Whenever I head west of Portland to ski, I drive past a defunct rope tow hill just outside of Gorham village. There was skiing at Alden’s Hill, as it was known, in three periods, from the 1920s into the 1950s.
Alden’s Hill is located on Route 25 about a quarter-mile west of the University of Southern Maine campus, behind the Edgewood Animal Hospital. See photo below.
The skiing history of Alden’s Hill divides into three distinct stages:
Stage 1: Before any lifts were built (or even dreamed of), Alden’s Hill was the site for the winter carnivals of Gorham Normal School, a state teachers college that was the predecessor to today’s University of Southern Maine.
Here’s a little ditty from the 1923 edition of the school’s yearbook, the Green and White:
Winter Carnival on Alden’s Hill (dated Feb. 12)
“Toboggan slides, and skiis and races,
Contestants tumbling and scratching their faces;
Everyone laughing and happy and gay,
Throughout this livelong, glorious day,
At the Winter Carnival on Alden’s Hill.”
Stage 2: Lift service arrived at Alden’s Hill just prior to World War II, as recounted in Edna F. Dickey’s local history book, titled Fifty Years of Gorham: 1936 to 1986.
“While John B. Alden was in high school, he and his father, Austin, who financially backed the enterprise, built a ski tow on their land. They erected a structure at the top of the hill to house the mechanism that operated the rope tow. It ran down the hill beside a hedgerow in a fashion perpendicular to the highway. This was operated in the winters of 1939, 1940 and 1941. It closed during the war. The charge was twenty-five cents a day! John says now that sometimes he shudders when remembers that they carried no insurance.”
Stage 3: A second rope tow was built about 1950, again quoting from Dickey’s book:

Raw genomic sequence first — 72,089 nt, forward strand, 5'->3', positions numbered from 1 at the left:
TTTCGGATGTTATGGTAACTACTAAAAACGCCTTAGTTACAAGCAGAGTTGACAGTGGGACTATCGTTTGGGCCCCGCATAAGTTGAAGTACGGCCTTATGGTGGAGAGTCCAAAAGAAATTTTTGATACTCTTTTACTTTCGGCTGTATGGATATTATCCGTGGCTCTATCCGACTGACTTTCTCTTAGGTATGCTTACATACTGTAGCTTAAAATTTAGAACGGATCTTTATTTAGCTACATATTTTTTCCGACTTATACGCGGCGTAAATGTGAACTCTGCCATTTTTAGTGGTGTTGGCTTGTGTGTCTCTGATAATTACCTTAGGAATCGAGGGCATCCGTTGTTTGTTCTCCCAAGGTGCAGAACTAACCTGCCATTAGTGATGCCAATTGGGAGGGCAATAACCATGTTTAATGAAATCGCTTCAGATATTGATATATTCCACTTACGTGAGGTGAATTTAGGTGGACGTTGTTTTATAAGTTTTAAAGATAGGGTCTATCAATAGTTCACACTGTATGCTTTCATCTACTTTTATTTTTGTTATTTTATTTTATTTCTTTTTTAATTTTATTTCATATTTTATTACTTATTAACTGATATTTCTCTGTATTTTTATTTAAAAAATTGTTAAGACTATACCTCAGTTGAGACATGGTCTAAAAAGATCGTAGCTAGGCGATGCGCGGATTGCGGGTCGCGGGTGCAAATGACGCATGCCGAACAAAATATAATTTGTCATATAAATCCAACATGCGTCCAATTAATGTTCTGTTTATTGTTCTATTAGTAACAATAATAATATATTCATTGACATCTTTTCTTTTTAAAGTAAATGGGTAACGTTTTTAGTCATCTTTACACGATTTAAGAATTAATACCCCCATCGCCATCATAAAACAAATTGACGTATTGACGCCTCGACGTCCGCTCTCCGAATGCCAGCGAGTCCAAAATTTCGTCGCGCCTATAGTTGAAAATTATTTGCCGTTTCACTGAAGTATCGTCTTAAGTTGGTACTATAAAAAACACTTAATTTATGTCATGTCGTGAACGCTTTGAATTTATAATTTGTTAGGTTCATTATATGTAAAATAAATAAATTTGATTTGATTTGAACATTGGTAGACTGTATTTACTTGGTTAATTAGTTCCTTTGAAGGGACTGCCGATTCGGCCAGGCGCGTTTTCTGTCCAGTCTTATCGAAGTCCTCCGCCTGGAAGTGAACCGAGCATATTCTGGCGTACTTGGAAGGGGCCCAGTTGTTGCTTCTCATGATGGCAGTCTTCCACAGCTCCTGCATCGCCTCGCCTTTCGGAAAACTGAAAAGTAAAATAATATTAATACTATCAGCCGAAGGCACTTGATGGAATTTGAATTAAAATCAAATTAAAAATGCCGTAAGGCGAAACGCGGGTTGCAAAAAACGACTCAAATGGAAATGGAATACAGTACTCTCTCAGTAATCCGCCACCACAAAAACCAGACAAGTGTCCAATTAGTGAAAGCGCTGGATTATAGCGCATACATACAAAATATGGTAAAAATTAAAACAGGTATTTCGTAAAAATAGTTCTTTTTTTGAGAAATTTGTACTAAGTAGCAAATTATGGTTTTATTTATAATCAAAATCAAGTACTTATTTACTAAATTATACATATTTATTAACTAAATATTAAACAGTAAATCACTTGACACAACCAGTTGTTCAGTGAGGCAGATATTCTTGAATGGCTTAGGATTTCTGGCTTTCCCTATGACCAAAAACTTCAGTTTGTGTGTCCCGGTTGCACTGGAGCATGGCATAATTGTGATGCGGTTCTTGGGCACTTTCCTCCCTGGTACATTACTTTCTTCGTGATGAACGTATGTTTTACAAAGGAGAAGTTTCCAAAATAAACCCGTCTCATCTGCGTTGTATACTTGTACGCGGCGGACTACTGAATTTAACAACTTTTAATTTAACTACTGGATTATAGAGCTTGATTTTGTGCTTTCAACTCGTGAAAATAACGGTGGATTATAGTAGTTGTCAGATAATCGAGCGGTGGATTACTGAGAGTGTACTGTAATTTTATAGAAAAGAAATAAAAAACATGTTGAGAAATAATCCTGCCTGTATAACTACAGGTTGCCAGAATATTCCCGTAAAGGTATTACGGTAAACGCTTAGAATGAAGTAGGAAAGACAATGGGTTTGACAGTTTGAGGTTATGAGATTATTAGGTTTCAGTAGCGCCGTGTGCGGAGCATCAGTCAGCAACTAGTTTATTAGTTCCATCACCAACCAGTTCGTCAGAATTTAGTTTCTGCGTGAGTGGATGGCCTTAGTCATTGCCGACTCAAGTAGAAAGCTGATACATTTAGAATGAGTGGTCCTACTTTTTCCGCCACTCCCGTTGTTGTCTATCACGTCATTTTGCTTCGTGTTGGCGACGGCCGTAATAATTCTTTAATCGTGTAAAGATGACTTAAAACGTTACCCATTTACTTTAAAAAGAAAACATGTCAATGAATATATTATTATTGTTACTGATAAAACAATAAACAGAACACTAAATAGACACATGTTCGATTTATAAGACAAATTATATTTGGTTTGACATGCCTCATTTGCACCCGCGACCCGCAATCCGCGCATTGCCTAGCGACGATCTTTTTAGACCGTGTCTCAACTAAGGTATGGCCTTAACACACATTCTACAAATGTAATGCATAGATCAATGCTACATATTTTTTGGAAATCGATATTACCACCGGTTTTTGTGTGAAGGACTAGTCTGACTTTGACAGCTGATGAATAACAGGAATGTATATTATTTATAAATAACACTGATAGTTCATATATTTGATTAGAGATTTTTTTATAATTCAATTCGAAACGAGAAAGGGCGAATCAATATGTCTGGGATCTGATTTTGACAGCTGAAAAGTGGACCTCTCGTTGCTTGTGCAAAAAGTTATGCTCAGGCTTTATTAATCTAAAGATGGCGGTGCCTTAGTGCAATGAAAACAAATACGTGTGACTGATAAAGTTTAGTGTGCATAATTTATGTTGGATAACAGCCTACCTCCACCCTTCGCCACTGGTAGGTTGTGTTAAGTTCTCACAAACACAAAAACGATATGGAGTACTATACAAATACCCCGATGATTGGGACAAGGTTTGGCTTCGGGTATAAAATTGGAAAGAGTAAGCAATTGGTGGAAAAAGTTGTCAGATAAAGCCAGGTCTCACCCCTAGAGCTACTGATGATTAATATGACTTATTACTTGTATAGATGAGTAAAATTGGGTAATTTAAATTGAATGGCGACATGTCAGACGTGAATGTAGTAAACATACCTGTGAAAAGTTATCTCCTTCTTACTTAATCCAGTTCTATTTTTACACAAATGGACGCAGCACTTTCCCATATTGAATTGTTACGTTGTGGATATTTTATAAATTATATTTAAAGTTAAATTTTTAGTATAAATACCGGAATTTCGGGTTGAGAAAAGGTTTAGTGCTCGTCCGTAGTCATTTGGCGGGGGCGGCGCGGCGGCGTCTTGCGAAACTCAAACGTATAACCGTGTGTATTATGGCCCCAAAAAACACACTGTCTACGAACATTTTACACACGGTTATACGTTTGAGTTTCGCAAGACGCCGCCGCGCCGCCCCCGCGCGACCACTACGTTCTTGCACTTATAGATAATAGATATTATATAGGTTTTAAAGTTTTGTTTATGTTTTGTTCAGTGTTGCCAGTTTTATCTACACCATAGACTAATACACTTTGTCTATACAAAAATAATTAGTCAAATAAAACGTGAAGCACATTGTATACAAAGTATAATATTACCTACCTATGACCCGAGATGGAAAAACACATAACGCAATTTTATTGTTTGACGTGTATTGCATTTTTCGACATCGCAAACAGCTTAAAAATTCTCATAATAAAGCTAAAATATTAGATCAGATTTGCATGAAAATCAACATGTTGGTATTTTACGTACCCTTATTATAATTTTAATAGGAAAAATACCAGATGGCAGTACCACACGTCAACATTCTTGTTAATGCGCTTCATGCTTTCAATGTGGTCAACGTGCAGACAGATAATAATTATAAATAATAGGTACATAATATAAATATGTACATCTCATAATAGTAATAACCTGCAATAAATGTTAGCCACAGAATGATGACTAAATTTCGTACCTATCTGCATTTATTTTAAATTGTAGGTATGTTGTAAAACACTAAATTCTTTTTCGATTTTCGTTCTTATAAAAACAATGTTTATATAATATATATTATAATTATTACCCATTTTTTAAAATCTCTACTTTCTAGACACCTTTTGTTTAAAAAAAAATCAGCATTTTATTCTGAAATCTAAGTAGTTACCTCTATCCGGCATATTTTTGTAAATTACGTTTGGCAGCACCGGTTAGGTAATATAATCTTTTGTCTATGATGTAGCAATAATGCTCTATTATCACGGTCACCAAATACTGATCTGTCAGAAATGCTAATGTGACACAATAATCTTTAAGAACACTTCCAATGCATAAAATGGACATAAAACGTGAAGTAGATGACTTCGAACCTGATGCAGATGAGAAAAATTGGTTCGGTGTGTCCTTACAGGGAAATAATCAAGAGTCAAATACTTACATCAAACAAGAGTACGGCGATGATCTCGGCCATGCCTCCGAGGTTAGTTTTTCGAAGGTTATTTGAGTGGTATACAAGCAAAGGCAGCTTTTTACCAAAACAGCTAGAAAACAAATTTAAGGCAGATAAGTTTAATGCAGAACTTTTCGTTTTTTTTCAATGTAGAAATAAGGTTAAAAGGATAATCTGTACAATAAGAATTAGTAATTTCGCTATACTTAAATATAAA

“Following World War II, skiing was becoming increasingly popular. Before he was through college, John Files was interested in building a rope tow in Gorham. As a little boy he had skied at the Alden tow. He and Robert Mountain completed the trail, with all the work involved, on a slope at Alden’s Hill leading to about the middle of the edge of Alden’s Pond, making a run of about six hundred fifty feet. An old automobile engine provided the power to operate the rope. Electricity from a gas-powered generator provided lighting for the area. The tow was open evenings and weekends when snow conditions were suitable. This whole project got into operation about 1950 and lasted perhaps for five years. In the latter part of the time, Robert Mountain sold out to Richard Huff.
“Charges for the tow were a dollar a day. A serious accident at another Maine ski tow sent insurance rates skyrocketing, and the partners discontinued the venture.”
Files would later help build and operate the Gorham Kiwanis Ski Slope, which opened in January, 1964. It is the best-known of Gorham’s several long-defunct ski areas. But that’s another story for another day.
Staff and archives of the Gorham Historical Society provided information for this post.